What is the cheapest way to buy gold?

The short answer here is that gold bullion bars are cheaper to buy. However, there is one thing about buying gold bullion at low prices that most people won’t tell you. The secret to cheap gold is paying the lowest possible premium per unit of weight, which is not always evident from the price of a finished gold product. It’s a pretty simple concept, but it’s easily overlooked.

The Cheapest Kind of Gold to Buy

As mentioned earlier, gold bullion bars usually have the lowest premium to the spot price. The premium is defined as the cost that is above the melting value of a gold item. You can think of it as a “markup”.

There are several trusted brands like PAMP Suisse gold bars that you can buy.

Remember that you can practically never be able to buy gold bullion at spot.

High premiums correspond to the cost of refining, manufacturing, and shipping the gold, as well as the old bullion dealer’s profit margin. This is in part why gold jewelry and gold artworks cost so much more than gold bullion bars.

It makes sense to use the premium as an indicator of how inexpensive or pricey a gold product is.
“Spot” refers to the spot price of gold at a given point in time.

Calculating the premium over the spot price does away with any confusion about the total price of an item. Do tis before you approach a bullion dealer. Most often, the premium is calculated proportionally to a troy ounce, the standard measure of the weight of precious metals.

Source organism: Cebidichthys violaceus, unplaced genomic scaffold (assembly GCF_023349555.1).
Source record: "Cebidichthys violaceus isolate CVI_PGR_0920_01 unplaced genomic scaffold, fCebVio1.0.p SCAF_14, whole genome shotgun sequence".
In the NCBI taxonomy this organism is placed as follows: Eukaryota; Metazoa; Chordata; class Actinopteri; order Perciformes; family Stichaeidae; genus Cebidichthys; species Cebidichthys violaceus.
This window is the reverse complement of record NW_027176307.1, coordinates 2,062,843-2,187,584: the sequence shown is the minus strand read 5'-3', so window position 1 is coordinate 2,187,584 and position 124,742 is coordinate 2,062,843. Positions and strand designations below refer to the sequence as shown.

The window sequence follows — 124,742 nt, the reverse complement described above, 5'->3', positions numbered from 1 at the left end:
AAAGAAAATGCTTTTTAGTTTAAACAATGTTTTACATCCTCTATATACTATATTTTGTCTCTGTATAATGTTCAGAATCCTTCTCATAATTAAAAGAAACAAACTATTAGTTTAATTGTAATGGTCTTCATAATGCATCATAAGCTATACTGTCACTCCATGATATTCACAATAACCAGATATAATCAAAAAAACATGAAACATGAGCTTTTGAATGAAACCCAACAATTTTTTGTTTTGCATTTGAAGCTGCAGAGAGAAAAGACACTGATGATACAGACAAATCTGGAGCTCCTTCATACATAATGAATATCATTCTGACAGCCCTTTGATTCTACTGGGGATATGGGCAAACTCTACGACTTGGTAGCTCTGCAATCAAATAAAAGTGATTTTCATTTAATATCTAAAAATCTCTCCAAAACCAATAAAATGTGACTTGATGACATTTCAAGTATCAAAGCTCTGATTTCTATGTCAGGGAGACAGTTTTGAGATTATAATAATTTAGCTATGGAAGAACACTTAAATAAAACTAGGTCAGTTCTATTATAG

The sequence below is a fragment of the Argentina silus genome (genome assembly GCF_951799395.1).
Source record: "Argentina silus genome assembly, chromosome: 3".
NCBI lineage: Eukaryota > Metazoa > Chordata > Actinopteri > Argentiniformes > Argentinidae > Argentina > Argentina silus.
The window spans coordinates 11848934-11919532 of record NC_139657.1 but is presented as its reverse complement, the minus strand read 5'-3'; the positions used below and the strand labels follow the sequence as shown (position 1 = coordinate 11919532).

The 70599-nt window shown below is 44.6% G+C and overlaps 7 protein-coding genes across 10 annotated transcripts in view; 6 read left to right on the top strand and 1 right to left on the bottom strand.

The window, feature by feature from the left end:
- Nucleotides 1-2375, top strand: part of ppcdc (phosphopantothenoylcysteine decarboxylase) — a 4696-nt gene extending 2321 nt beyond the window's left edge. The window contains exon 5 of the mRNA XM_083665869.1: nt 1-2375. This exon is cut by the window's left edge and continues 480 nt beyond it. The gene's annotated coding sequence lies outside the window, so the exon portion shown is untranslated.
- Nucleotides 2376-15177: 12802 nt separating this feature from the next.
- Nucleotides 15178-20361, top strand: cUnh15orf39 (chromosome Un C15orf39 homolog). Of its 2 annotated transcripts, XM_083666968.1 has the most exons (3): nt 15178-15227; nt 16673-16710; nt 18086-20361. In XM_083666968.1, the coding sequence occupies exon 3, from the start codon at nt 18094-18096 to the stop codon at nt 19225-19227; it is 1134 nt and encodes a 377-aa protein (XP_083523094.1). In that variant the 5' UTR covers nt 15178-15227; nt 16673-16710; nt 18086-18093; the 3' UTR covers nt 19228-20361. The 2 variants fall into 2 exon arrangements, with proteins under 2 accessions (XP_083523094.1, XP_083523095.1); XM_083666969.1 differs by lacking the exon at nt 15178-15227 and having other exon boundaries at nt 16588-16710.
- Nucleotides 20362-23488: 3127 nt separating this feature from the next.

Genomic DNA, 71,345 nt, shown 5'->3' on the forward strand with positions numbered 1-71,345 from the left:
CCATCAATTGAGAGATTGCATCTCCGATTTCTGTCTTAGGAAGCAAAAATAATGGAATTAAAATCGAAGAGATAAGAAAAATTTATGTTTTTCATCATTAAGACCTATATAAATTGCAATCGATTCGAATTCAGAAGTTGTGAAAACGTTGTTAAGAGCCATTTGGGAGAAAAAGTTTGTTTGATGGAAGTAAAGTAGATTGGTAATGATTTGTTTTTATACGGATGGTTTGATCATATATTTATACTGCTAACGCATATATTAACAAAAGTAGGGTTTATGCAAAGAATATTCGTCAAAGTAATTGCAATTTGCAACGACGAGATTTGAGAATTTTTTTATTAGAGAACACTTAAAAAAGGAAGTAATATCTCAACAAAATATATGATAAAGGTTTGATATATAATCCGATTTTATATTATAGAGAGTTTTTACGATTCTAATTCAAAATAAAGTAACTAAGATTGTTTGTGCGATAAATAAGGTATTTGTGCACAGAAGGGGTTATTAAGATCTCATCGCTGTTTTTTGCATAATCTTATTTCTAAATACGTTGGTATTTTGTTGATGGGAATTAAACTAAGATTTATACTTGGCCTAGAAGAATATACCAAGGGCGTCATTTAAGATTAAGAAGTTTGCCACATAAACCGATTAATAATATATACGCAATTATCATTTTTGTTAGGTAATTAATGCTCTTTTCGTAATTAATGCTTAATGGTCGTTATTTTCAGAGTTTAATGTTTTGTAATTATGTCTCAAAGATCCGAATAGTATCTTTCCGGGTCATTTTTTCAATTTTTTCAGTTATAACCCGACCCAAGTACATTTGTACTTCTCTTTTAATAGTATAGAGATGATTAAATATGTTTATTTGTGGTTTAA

Gold bars usually have the lowest premiums over spots because of their general appearance, so they can be mass-produced efficiently. But supply and demand for certain products are also important. Sometimes old gold coins offer the best “return” based on market availability. Just be sure to stick to popular dates that are not in perfect condition. Rare or well-preserved gold coins cost more and more. The same applies to modern gold bullion coins such as Canadian Gold Maple Leafs, The Austrian Philharmonic, or the South African Gold Krugerrands.

Buying in bulk is practically always cheaper. Most merchants offer a lower premium per ounce (or another unit of weight) when you buy a certain number of bars at a time. This concept generally applies regardless of what type of gold you buy.

The Best Place to Buy Gold

You may be wondering if certain countries are cheaper to buy gold. Prices may be low or high depending on where in the world you are buying your gold from. This also depends on the availability and local demand. Between travel, shipping costs, and import duties, you’ll find that buying gold in another country doesn’t necessarily end up saving you money. In terms of the best places to buy gold, a local bullion dealer is always best.

Safety is also an important aspect when buying physical gold. In this regard, buying from a professional retailer is much safer than other alternatives. Overall, gold has proven to be a stable and safe investment for many decades.